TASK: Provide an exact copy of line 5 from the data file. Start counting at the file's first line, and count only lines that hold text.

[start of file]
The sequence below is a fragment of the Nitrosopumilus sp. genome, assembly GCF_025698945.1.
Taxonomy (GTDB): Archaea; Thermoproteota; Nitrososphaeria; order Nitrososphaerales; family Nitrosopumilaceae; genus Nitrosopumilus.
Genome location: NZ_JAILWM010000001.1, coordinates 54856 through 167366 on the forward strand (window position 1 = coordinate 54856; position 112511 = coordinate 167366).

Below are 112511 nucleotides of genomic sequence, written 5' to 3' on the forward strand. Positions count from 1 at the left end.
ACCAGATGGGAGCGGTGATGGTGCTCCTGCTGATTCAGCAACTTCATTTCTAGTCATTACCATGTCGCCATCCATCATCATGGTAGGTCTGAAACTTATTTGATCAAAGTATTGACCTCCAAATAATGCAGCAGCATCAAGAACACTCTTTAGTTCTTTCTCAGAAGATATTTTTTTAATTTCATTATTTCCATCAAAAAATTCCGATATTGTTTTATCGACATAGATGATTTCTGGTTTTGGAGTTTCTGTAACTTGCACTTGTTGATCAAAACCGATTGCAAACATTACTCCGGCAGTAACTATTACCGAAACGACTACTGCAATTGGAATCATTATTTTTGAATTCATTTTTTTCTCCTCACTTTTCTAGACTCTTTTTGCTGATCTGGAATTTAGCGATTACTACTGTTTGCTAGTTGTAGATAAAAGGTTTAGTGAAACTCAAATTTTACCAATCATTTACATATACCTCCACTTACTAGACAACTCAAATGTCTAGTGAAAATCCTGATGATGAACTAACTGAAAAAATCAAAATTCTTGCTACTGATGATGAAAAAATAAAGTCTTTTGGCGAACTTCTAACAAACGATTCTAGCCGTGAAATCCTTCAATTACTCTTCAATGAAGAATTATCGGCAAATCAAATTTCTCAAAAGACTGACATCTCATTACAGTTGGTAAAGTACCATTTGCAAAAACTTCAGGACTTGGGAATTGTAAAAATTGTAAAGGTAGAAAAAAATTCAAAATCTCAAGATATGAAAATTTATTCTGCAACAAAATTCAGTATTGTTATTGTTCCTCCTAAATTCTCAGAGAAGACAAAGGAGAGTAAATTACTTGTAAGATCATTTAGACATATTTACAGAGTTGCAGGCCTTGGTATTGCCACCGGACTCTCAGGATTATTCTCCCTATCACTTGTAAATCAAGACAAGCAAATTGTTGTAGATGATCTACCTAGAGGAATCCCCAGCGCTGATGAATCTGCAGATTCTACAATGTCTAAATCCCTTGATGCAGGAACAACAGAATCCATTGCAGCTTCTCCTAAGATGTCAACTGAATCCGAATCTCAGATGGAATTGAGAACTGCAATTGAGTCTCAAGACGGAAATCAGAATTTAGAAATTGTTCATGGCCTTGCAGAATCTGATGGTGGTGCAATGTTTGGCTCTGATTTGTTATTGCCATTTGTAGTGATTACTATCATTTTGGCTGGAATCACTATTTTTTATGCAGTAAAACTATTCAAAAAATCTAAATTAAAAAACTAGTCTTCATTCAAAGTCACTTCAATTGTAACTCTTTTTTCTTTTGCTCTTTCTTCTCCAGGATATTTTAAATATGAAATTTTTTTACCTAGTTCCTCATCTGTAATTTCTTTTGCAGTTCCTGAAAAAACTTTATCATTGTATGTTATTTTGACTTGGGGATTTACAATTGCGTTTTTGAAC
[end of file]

ACCAGATGGGAGCGGTGATGGTGCTCCTGCTGATTCAGCAACTTCATTTCTAGTCATTACCATGTCGCCATCCATCATCATGGTAGGTCTGAAACTTATTTGATCAAAGTATTGACCTCCAAATAATGCAGCAGCATCAAGAACACTCTTTAGTTCTTTCTCAGAAGATATTTTTTTAATTTCATTATTTCCATCAAAAAATTCCGATATTGTTTTATCGACATAGATGATTTCTGGTTTTGGAGTTTCTGTAACTTGCACTTGTTGATCAAAACCGATTGCAAACATTACTCCGGCAGTAACTATTACCGAAACGACTACTGCAATTGGAATCATTATTTTTGAATTCATTTTTTTCTCCTCACTTTTCTAGACTCTTTTTGCTGATCTGGAATTTAGCGATTACTACTGTTTGCTAGTTGTAGATAAAAGGTTTAGTGAAACTCAAATTTTACCAATCATTTACATATACCTCCACTTACTAGACAACTCAAATGTCTAGTGAAAATCCTGATGATGAACTAACTGAAAAAATCAAAATTCTTGCTACTGATGATGAAAAAATAAAGTCTTTTGGCGAACTTCTAACAAACGATTCTAGCCGTGAAATCCTTCAATTACTCTTCAATGAAGAATTATCGGCAAATCAAATTTCTCAAAAGACTGACATCTCATTACAGTTGGTAAAGTACCATTTGCAAAAACTTCAGGACTTGGGAATTGTAAAAATTGTAAAGGTAGAAAAAAATTCAAAATCTCAAGATATGAAAATTTATTCTGCAACAAAATTCAGTATTGTTATTGTTCCTCCTAAATTCTCAGAGAAGACAAAGGAGAGTAAATTACTTGTAAGATCATTTAGACATATTTACAGAGTTGCAGGCCTTGGTATTGCCACCGGACTCTCAGGATTATTCTCCCTATCACTTGTAAATCAAGACAAGCAAATTGTTGTAGATGATCTACCTAGAGGAATCCCCAGCGCTGATGAATCTGCAGATTCTACAATGTCTAAATCCCTTGATGCAGGAACAACAGAATCCATTGCAGCTTCTCCTAAGATGTCAACTGAATCCGAATCTCAGATGGAATTGAGAACTGCAATTGAGTCTCAAGACGGAAATCAGAATTTAGAAATTGTTCATGGCCTTGCAGAATCTGATGGTGGTGCAATGTTTGGCTCTGATTTGTTATTGCCATTTGTAGTGATTACTATCATTTTGGCTGGAATCACTATTTTTTATGCAGTAAAACTATTCAAAAAATCTAAATTAAAAAACTAGTCTTCATTCAAAGTCACTTCAATTGTAACTCTTTTTTCTTTTGCTCTTTCTTCTCCAGGATATTTTAAATATGAAATTTTTTTACCTAGTTCCTCATCTGTAATTTCTTTTGCAGTTCCTGAAAAAACTTTATCATTGTATGTTATTTTGACTTGGGGATTTACAATTGCGTTTTTGAAC